not demonstrate
understanding of the
major concepts and
modes of inquiry from
the social studies, and
does not promote
elementary students’
ability to make
informed decisions as
citizens of a culturally
diverse democratic
society and
interdependent world.

The candidate’s
lesson plan suggests
emerging familiarity
with the themes,
concepts, and modes
of inquiry drawn from
the academic fields of
the social studies.
The candidate
demonstrates limited
understanding of the
major concepts and
modes of inquiry from
the social studies, and
minimally promotes
elementary students’
ability to make
informed decisions as
citizens of a culturally
diverse democratic
society and
interdependent world.

The lesson
presentation does not
encourage elementary
students’
development of
critical thinking and
problem solving.

The lesson
presentation includes
little provision for
students’
development of
critical thinking and
problem solving.

Little or no provision is
included to check for
student understanding
or to reteach concepts
that elude students

A guided practice
5
section is included in
the lesson plan, but
the connection with
the lesson

Competent 3
Instructional
opportunities are
provided in this
lesson. The
opportunities are
developmentally
appropriate and/or
are adapted to
diverse students.
The candidate
demon-strates an
under- standing of
the themes,
concepts, and modes
of inquiry drawn from
the social studies in
his or her lesson
plan. He or she
develops experiences
to help elem.
students learn about
major social studies
concepts. The
candidate’s lesson
plan demonstrates an
understanding of the
major concepts and
modes of inquiry
from the social
studies, and enables
stu- dents to learn
about the major
themes that integrate
knowledge across the
social students and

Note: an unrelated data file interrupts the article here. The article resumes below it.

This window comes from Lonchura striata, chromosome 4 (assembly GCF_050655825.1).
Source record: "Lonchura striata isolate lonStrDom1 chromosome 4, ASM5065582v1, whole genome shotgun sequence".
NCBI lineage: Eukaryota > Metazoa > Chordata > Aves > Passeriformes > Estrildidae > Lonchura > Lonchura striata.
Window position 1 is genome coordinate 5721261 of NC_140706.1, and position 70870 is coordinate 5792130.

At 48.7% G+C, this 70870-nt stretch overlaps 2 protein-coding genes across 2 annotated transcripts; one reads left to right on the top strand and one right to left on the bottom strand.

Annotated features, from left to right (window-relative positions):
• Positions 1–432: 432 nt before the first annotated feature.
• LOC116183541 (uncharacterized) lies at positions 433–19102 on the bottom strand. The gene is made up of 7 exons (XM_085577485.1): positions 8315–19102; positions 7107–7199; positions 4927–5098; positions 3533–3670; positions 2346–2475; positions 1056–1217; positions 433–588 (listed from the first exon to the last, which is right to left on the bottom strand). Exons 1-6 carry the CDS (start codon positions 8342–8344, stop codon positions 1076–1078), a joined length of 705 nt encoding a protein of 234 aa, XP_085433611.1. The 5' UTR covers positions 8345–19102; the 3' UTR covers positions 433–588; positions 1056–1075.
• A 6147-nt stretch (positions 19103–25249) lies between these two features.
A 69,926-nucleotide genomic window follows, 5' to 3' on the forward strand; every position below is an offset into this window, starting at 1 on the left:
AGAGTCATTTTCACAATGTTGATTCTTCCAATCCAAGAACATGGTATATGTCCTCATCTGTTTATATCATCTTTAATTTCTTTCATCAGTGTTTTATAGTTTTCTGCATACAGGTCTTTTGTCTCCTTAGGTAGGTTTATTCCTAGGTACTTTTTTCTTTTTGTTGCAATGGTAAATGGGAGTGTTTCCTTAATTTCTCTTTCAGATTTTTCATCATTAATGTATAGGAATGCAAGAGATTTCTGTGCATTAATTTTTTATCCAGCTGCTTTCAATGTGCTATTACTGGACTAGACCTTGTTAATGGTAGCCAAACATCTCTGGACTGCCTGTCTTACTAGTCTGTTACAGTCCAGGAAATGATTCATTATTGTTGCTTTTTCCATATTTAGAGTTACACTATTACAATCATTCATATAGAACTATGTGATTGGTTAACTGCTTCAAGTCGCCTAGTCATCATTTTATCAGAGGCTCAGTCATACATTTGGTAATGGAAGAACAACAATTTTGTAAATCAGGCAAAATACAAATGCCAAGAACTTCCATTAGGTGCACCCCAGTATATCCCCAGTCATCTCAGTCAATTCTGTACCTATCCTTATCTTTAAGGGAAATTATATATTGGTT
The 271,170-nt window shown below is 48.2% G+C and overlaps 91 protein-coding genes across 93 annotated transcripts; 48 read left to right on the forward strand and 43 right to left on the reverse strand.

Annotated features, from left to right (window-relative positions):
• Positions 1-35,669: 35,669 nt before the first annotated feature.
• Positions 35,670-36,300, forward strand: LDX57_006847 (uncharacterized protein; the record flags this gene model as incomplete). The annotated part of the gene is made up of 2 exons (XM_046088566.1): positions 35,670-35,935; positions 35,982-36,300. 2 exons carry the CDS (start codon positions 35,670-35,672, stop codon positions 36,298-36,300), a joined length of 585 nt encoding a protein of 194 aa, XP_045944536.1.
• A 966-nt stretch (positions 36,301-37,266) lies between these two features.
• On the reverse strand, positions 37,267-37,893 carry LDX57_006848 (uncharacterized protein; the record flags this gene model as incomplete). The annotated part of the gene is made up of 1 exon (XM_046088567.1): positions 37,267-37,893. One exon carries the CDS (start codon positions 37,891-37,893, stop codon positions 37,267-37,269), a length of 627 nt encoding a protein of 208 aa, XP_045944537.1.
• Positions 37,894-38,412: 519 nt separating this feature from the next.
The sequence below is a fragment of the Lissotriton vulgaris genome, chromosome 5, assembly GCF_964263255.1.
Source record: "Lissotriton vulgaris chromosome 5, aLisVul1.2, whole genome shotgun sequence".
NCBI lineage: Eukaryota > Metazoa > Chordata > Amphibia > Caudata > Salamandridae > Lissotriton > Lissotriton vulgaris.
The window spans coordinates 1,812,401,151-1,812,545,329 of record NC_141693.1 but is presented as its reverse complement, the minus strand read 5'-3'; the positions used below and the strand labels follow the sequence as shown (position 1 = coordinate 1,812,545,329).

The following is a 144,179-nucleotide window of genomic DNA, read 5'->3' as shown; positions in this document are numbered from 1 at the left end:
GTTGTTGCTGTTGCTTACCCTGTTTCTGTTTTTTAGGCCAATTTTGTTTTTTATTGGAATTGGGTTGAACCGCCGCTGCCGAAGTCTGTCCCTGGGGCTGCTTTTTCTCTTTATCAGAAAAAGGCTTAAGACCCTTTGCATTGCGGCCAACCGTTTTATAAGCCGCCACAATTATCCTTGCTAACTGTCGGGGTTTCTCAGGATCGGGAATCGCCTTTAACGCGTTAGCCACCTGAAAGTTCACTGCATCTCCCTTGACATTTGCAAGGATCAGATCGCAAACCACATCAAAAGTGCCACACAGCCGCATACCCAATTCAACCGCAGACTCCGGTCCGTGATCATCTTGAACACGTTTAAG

helps them become
productive
participants in a
democratic society.
The lesson
presentation includes
at least one teaching
strategy that
encourages
elementary students’
development of
critical thinking and
problem solving.
The lesson plan
includes a plan and
the means to check
for student
understanding of the

Outstanding 4
Specific instructional
opportunities are provided
in this lesson that
demonstrate the
candidate’s understanding
of how students differ in
their development and
approaches to learning.
The instructional
opportunities are adapted
to diverse students.
The candidate
demonstrates in-depth
knowledge and
understanding of how the
major concepts and
themes of social studies
are integrated across
academic fields in his or
her lesson plan.
The candidate’s lesson
plan demonstrates an indepth understanding of the
social studies and a
significant ability to help K6 students learn the
essential concepts and
become productive
participants in a
democratic society.

The lesson presentation
includes a variety of
teaching strategies that
encourage elementary
students’ development of
critical thinking and
problem solving.
Plans to check for student
understanding of the
content are an integral part
of the lesson, and include
frequent questions and